James Philips was born in Sophiatown into a working class family on 11 December 1919. His father died while he was still young and this had negative socio-economic repercussions for the family. The young Phillips was forced to work as a waiter and garden boy in order to pay for his education at Lovedale College. He later worked in the garment industry.
Phillips became involved in politics in 1940 when he was elected chairperson of the Garment Workers Union, number 2 branch of the Transvaal, a position he held until1953. That same year Phillips also joined the Communist Party of South Africa (CPSA). He became actively involved in the formation of the Transvaal Council of Non-European Unions in 1941 and was a co-founder of the Transvaal Council of Non-European Trade Unions, which later became the South African Congress of Trade Unions (SACTU).
At the time, he was also the treasurer of the Transvaal affiliate of the African People's Organisation (APO), the organisation founded by Dr. Abdullah Abdurahman in the Cape in 1902. He was active in the 1946 National Mine Workers Strike as chairperson of the sympathy strike committee and was arrested. In 1952 he was involved in the Defiance Campaign against Unjust Laws Campaign and was arrested.
Phillips displayed a great love towards music and was passionate about singing freedom, socialist and labour songs. During his singing career, he met the distinguished pianist Bruno Raikin. When the National Party government introduced the Suppression of Communism Act in 1950, Phillips and his friend Solly Sachs fell victim to the legislation. In 1953 both of them were slapped with banning containing stringent conditions by the Minister of Justice. This banning order made life difficult for Phillips. He was denied an opportunity to find employment, partake in union activities and association with his colleagues in the trade union and liberation movements.
In 1954, Phillips skipped the country and made his way to England. In England he found work in the garment industry as a cutter. In 1960, he managed to set up a home in London with his first wife Maude, which later became a refuge base for African National Congress (ANC) members. J.B. Marks, Robert Resha, Dan Tloome, Alf Hutchinson, the Tambo family, and many more found shelter there. The house was also used as venue for meetings.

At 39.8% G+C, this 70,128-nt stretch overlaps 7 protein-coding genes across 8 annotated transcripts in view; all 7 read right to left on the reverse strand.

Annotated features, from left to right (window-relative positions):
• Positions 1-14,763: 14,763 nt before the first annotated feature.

In the mid-sixties Phillips was sent to German Democratic Republic by the ANC to do a course on trade union studies. Whilst in the GDR he travelled extensively and advanced his his musical career and entertaining workers. Together with the American singer, Perry Friedman, they set up the "Hootenanny Club", the cradle of the GDR song movement, which is well known today as the October Club. Phillips artistically proceeded to pursue ANC objectives. Together with a number of fellow Congress members like Barry Feinberg, Ronnie Kasrils, Pallo Jordan, John Matshikiza, Billy Nannan and others, Phillips formed Mayibuye, a cultural unit of the ANC. The cultural unit read, sang and did short sketches on life in South Africa. They toured Britain, Ireland and the continent raising funds for the ANC throughout the 1970s.
In the 1980s when Phillips was in his sixties, he trained choirs in West Germany, Holland, Belgium, Sweden, Wales and the United States to sing South African liberation songs in the indigenous languages of the people of South Africa. Recordings of these liberation songs were made in the Netherlands and Germany.
Philips passed away on 22 October 1987 in London, United Kingdom. The funeral was attended by the Congress members, anti-apartheid activists, Communists, Labour Party members, members of solidarity organisations, representatives of choirs from Holland, Germany and the United States, artists and writers, and friends. Phillips fellow comrades Mzwai Piliso, Brian Bunting, Barry Feinberg and Paul Joseph who spoke as a family friend paid tributes. Other comrades such as Wally Serote, John Matshikiza and Nathan Dambuza presented poetry and songs.
At the time of his death he was working on the compilation of a history of the South African liberation movement in song. He is survived by two daughters and a son and two grandchildren.